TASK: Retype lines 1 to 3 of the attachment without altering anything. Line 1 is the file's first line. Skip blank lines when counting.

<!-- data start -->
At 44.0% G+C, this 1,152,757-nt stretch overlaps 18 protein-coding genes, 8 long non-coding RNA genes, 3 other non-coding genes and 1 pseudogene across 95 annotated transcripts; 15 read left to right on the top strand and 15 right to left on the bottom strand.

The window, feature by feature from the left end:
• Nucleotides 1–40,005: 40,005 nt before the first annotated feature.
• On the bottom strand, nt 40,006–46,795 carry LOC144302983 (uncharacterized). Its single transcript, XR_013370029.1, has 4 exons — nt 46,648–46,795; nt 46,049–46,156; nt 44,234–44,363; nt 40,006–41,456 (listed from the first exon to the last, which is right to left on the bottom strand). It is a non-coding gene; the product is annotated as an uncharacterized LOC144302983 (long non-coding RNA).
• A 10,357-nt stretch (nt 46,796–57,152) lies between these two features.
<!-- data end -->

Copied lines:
At 44.0% G+C, this 1,152,757-nt stretch overlaps 18 protein-coding genes, 8 long non-coding RNA genes, 3 other non-coding genes and 1 pseudogene across 95 annotated transcripts; 15 read left to right on the top strand and 15 right to left on the bottom strand.

The window, feature by feature from the left end:
• Nucleotides 1–40,005: 40,005 nt before the first annotated feature.